Sen. Bernard Sanders received a big boost to his campaign Thursday with the endorsements of Communications Workers of America and Democracy for America and emphasized the grassroots nature of the endorsements.
At a news conference with Sanders, Chris Shelton, president of the CWA, emphasized that the decision came directly from union members themselves after the union asked if it should endorse in the election, and if so, who should it endorse.
“I am very proud of the fact CWA went with members,” Shelton said. “I think that’s the way it should be I think an endorsement coming from me would be an empty endorsement.”
Sanders thanked the union for the endorsement, saying he knew it was not just a “press release endorsement.”
“We are going to have thousands of people on the ground,” Sanders said. So far, many major labor unions have backed Hillary Clinton, including the National Education Association, the American Federation of Teachers and the Service Employees International Union. Sanders meanwhile has received backing from National Nurses United and the American Postal Workers’ Union.
“What we are seeing is a lot of grassroots support in union after union throughout this country but that support has not trickled up,” Sanders said.
Sanders also Thursday received the support of Democracy for America, a progressive organization founded by presidential candidate Howard Dean. Charles Chamberlain, executive director for Democracy for America, said on a conference call that Sanders had received 87.9 percent of more than 271,000 votes cast by members of the organization.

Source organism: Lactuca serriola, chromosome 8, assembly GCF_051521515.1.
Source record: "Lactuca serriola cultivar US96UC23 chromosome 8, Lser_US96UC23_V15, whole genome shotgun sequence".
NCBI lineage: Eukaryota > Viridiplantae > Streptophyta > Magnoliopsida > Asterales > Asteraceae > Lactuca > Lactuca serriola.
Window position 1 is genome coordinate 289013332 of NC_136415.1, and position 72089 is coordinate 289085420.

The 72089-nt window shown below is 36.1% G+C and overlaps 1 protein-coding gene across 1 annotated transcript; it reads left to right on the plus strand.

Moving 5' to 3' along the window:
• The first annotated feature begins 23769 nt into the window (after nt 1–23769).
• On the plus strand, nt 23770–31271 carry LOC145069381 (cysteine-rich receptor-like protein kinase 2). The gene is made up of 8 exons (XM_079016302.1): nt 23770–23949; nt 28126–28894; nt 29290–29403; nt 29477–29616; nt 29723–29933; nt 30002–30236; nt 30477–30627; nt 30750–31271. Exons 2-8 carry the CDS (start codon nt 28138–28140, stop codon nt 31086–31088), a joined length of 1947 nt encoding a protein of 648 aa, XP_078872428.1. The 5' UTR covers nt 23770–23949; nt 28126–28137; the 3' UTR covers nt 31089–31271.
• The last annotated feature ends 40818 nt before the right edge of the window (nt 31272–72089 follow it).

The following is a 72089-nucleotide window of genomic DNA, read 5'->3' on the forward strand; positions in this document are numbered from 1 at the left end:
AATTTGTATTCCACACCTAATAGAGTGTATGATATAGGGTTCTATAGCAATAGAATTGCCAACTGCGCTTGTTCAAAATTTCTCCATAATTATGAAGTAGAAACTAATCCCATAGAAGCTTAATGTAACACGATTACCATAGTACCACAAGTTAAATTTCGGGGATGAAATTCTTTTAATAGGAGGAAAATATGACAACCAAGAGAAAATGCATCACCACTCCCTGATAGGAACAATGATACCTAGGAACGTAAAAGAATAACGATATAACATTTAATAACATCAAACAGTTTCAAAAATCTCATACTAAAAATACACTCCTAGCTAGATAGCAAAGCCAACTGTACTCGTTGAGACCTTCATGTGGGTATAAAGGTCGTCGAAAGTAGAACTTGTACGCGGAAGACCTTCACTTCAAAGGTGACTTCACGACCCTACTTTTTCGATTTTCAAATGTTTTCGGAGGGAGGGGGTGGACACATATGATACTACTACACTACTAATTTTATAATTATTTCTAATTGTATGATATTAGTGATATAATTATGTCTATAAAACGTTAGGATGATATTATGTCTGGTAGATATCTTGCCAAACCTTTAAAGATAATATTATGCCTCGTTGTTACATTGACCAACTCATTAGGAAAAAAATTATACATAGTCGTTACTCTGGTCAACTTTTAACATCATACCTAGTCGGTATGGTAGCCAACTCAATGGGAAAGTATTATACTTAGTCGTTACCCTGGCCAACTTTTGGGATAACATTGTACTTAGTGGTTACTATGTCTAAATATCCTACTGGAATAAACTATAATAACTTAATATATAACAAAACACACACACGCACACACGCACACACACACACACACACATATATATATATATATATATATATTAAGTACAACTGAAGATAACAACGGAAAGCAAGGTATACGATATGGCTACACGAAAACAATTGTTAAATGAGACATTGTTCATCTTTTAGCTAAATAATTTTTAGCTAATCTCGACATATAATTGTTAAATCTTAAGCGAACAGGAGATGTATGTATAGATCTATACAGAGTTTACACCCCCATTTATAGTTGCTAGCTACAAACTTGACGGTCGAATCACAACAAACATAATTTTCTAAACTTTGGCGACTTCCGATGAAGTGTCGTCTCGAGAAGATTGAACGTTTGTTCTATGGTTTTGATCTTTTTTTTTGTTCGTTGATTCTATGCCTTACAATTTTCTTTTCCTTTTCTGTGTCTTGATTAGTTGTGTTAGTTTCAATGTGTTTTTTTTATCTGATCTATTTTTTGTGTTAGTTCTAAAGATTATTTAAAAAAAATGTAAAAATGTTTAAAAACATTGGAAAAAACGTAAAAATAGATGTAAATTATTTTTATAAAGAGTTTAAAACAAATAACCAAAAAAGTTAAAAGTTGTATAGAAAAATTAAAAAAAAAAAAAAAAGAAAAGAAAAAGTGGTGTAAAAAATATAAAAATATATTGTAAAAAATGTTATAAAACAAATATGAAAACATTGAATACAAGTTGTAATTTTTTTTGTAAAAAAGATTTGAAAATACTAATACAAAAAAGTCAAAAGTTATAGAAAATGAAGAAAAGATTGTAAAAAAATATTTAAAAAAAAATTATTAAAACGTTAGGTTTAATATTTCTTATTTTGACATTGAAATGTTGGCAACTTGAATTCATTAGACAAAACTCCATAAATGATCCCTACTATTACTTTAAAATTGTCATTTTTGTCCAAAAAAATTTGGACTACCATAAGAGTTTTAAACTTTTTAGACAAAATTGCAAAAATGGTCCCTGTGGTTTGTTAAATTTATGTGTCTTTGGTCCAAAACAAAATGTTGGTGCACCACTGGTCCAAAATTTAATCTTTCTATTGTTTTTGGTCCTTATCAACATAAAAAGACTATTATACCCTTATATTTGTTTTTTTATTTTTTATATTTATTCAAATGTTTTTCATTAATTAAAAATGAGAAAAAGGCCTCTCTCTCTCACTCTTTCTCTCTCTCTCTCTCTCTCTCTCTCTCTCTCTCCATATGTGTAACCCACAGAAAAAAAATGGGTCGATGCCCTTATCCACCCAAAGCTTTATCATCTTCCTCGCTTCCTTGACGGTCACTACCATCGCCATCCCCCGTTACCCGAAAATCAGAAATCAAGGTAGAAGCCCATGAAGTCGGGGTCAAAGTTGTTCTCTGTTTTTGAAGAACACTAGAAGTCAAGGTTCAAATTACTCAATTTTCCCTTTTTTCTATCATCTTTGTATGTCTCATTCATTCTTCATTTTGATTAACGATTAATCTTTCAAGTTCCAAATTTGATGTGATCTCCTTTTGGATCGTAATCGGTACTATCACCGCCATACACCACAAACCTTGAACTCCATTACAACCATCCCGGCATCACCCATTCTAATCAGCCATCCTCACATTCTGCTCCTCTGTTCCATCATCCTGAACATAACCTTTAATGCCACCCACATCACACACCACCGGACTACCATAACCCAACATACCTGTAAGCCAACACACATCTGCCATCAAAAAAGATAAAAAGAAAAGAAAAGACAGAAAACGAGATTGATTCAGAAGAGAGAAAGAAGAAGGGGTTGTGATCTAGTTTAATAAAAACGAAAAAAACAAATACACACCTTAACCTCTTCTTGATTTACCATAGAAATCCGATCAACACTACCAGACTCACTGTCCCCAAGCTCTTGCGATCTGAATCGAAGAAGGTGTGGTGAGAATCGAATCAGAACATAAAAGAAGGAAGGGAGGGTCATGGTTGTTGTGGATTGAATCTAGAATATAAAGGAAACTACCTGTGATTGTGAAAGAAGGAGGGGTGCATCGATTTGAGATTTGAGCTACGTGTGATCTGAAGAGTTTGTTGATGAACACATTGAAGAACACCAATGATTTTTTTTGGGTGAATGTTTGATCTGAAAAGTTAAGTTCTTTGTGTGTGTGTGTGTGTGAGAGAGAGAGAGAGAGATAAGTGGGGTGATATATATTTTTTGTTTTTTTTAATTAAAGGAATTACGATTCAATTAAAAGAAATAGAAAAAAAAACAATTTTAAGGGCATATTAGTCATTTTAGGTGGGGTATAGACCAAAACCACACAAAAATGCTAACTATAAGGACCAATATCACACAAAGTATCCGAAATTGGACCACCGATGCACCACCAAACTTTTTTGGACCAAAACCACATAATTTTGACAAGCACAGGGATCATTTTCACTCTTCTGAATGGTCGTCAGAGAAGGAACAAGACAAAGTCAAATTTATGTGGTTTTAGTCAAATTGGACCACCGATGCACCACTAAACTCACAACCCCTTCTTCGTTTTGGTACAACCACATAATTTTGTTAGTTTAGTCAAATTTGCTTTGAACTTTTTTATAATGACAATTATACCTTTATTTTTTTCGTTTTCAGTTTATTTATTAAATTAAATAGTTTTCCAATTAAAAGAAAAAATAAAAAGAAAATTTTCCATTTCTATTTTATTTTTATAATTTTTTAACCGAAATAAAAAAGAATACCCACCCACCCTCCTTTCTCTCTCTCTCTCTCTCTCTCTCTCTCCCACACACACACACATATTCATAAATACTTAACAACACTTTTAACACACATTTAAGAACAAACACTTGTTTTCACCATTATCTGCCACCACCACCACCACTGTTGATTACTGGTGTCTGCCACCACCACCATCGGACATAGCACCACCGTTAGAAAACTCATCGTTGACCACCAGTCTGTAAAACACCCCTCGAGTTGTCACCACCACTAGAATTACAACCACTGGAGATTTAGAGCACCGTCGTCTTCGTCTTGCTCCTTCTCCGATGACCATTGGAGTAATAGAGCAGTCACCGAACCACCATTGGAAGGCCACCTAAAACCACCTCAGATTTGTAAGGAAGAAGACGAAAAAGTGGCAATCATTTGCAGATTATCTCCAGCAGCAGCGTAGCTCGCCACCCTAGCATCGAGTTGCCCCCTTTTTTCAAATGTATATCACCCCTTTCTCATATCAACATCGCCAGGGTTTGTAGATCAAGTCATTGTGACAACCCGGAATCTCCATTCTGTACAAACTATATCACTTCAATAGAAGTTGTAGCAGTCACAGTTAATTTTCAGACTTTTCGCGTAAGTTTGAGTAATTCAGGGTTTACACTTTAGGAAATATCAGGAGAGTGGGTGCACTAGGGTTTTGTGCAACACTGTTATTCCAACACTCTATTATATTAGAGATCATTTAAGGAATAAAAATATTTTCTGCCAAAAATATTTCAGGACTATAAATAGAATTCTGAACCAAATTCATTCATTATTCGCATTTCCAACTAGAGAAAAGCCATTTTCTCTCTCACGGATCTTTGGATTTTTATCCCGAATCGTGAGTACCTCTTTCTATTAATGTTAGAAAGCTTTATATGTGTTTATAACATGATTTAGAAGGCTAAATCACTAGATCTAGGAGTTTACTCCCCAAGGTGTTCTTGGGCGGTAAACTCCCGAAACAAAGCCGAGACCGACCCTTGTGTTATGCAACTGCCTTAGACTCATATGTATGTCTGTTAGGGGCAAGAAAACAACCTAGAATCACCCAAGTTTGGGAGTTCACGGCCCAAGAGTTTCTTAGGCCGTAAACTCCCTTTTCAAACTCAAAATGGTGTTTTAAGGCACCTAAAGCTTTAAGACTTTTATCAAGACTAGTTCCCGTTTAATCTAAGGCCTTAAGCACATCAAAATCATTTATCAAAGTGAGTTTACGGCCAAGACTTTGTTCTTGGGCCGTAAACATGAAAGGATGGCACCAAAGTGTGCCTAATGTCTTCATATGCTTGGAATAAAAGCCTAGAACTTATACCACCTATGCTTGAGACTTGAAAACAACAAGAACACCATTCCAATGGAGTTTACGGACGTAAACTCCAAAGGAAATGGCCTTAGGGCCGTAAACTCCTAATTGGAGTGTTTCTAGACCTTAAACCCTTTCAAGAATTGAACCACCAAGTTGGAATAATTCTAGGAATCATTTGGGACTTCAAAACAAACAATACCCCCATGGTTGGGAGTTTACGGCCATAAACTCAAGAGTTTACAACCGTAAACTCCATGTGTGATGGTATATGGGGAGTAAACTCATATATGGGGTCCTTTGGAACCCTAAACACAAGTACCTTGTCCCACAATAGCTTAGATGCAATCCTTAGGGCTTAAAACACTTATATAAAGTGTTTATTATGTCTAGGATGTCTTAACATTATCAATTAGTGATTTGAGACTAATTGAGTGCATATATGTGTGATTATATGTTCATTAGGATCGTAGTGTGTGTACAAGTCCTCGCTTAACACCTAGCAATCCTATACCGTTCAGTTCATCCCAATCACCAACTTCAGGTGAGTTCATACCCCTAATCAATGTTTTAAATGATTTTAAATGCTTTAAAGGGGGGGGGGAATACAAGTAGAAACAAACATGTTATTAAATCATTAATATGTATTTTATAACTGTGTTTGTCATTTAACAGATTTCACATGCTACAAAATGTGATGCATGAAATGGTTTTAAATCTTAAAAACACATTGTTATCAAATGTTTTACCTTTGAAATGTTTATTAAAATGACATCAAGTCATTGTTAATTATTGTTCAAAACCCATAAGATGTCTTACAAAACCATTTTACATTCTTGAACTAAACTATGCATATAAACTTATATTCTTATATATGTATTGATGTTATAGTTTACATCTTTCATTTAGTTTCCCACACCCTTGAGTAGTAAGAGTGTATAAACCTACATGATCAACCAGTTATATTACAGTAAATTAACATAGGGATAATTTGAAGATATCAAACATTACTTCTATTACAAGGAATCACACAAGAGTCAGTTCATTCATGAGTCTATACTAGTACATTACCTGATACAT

The organization was one of many that tried to encourage Sen. Elizabeth Warren to run for president.
“There is a huge amount of energy for populist progressive ideas,” Chamberlain said, speaking about what he called the “Warren wing” of the party. “That’s something they absolutely align 100 percent on the Bernie Sanders campaign.”
Jeff Weaver, Sanders’ campaign manager, joined the conference call and spoke about the grassroots nature of both CWA and Democracy for America’s endorsements.
“These are endorsements that were conducted after a vote by the members organization,” Weaver said. “When you go to the grassroots and ask people who they want to be the next president, people are pretty clear they want Bernie Sanders.”
Both the CWA and Democracy for America said they would use their resources, including money, to help Sanders’ candidacy, despite Sanders criticism of super PACs in politics.
“If Bernie doesn’t want to take it, OK I respect that,” Shelton said, while Democracy for America said it would be working with Sanders’ campaign to find the best way to help.
America Rising, a conservative political action committee, noted that the CWA did not endorse Clinton or then-Sen. Barack Obama.
“Maybe if Clinton hadn’t built a career on saying or doing whatever was most politically popular she’d have had a chance,” a press release said.
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